She knew who I was. She knew I was a mom. She knew I liked to fix things, and she knew I wasn’t going to change. The entire time I thought I was wrong, but how can I be wrong if I’ve always been the same?

I don’t blame Dion Waiters for chucking from the volleyball line and screaming “And 1!,” because that’s who he is, and sometimes he’s right. I don’t blame Drake for rising up out of the studio looking like a Persian Daddy and sounding like a Jamaican because he’s always been a corny culture vulture, and we shouldn’t be surprised. I don’t blame my mother for trying. You can’t blame mothers for doing their jobs, you can’t blame people for being themselves, but you should blame yourself for ever thinking it could be different.

Hi, it’s me again. I promise I’m not angry.

There are things you wish you didn’t love in life because of what they do to you. But if you really love these things you’ll take them as-is. A cheeseburger comes with lettuce, tomato, and onions. If you want ketchup or mayonnaise or relish, add it yourself. It’s not the cheeseburger’s job to know the condiments you fancy. You ordered a cheeseburger, not Susan Miller on a sesame-seed bun.

We should have known from the beginning it was going to end like this. We didn’t care because we figured one of us would stop. One of us was supposed to love the other enough to change so that one of us could stay the same, and in the end the only thing I can say for certain is that we’re both fucking assholes.

Every relationship takes a piece of you. If you must take something from me, take the lettuce, maybe even the tomato, but don’t, for everything the universe stands for, take my onions or this dress you made because they belong to me. You took everything when you left, and I’ll let it all go if I can keep my onions and this dress by the door. It’s all I have left of you.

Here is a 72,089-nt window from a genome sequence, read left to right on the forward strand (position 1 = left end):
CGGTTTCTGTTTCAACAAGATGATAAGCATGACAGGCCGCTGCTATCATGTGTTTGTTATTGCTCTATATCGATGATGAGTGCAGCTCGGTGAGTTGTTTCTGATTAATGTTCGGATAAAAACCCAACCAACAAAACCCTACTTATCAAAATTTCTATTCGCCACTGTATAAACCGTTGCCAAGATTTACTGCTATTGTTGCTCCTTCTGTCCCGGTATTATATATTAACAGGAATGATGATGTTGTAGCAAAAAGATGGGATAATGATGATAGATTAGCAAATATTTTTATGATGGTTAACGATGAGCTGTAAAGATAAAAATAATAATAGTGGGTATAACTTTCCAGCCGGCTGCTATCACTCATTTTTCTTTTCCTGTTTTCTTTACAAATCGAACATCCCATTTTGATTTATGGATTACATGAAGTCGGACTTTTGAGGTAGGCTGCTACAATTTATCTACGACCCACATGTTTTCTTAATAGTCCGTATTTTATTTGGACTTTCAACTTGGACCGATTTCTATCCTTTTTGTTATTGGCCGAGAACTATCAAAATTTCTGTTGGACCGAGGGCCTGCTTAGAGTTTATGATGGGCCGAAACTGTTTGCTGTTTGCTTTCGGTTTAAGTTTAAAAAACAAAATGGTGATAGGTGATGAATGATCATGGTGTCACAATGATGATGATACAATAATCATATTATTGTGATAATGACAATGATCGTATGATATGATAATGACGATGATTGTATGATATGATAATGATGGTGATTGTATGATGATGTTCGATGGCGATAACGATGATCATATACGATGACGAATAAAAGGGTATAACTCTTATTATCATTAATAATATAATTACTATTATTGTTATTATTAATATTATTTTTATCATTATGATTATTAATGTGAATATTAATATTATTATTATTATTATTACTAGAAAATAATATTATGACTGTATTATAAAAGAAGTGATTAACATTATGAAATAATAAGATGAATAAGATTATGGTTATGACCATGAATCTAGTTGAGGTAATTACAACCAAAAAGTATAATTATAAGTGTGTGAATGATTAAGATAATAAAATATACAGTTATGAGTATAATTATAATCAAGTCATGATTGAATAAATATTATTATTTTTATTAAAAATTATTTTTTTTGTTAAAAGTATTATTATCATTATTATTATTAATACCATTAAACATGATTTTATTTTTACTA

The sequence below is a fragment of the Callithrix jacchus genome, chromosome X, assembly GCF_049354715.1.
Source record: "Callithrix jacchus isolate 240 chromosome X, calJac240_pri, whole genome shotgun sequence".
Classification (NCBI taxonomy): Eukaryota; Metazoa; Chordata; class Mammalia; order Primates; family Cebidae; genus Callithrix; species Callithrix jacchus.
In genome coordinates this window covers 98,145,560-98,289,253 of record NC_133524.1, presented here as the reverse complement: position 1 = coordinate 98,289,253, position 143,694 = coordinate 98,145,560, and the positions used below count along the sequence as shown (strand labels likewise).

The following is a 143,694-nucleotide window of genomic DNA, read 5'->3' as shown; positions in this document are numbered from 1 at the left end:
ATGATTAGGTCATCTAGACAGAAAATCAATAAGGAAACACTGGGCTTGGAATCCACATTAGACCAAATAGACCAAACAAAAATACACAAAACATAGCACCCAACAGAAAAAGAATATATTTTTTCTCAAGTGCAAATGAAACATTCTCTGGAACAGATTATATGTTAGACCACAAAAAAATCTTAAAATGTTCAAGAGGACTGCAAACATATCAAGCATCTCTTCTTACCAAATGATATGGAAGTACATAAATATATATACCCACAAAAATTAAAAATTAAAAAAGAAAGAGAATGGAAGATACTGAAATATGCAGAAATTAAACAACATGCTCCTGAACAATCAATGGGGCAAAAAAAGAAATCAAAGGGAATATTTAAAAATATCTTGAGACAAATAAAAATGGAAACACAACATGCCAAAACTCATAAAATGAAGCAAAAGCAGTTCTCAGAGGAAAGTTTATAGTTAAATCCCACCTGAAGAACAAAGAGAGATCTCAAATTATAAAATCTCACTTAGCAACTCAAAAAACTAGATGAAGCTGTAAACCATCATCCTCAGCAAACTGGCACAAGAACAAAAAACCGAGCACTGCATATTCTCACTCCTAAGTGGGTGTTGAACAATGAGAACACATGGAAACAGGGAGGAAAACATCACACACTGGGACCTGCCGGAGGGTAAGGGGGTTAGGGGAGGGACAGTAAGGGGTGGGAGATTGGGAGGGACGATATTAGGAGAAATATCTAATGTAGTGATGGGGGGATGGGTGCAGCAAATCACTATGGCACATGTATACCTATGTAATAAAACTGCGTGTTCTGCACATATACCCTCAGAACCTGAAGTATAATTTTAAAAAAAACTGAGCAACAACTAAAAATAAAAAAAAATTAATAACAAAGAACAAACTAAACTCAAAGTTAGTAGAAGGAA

One day I’ll meet the One who wants the plain old Peter Luger’s lunchtime cheeseburger that I am, and I’m really going to need my onions for that, but even then I won’t give this ugly fucking dress back because it. Belongs. To. Me.

I started dating immediately after she left. I was mad. Any time someone asked, “Do you still love her?” I said “no.” I actually believed it too. Inevitably, I’d hang with my best friends, Elena, Rafael, and Steve; break down; and then declare that I was going to drive to Scranton and get her back. They’d cheer me on and (well, Elena knew better) wish me luck, but every time I told her I was coming she said, “Don’t,” and she should get a medal for it.

In October I joined Raya.

I pressed play, and the sounds of 10cc’s “I’m Not in Love spewed out of my phone, synced to the dissolving revolving images of an emotional brunette: game recognize game.

I keep your picture, upon the wall
It hides a nasty stain that’s lying
So don’t you ask me to give it back

I’m not in love either, I thought. Swipe right.

I’m back for the last time.

I heard a lot of good songs on Raya; I met a nice person. But it wasn’t until recently that I could admit, yes, I was in love; I am in love; and I’ll always be in love with you. I accept that it happened, I accept that it’s still happening, and I accept … No.

I’m done lying to myself and you and everyone around me.

You don’t belong to me, nor does this dress … You left it. You happened to me, and nothing will change that. I don’t need this dress to prove that it happened.

I’ve been hanging on to this dress because I lost a part of myself, and I wanted something back. I wanted myself. I wanted you. I wanted this dress, but I lost. I lost. But if I had to lose, I’m glad I lost to you.

Because I love you … and it’s over. I’m going to stop pushing, stop fighting, sit down in this moment, and accept it.

It’s going to take a while before I can say it out loud, but it sounds nice enough when the Chantels sing it.

No, I’m not
You’re the best (girl) I
Sure we can be
But as I said before, let the best (girl) win

I’ve loved you for the last time, and I’m ready to love again.

Eddie Huang’s new memoir, Double Cup Love: On the Trail of Food, Family, and Broken Hearts in China, for which this essay serves as a postscript, is available for preorder.

Epilogue: I’m Not in Love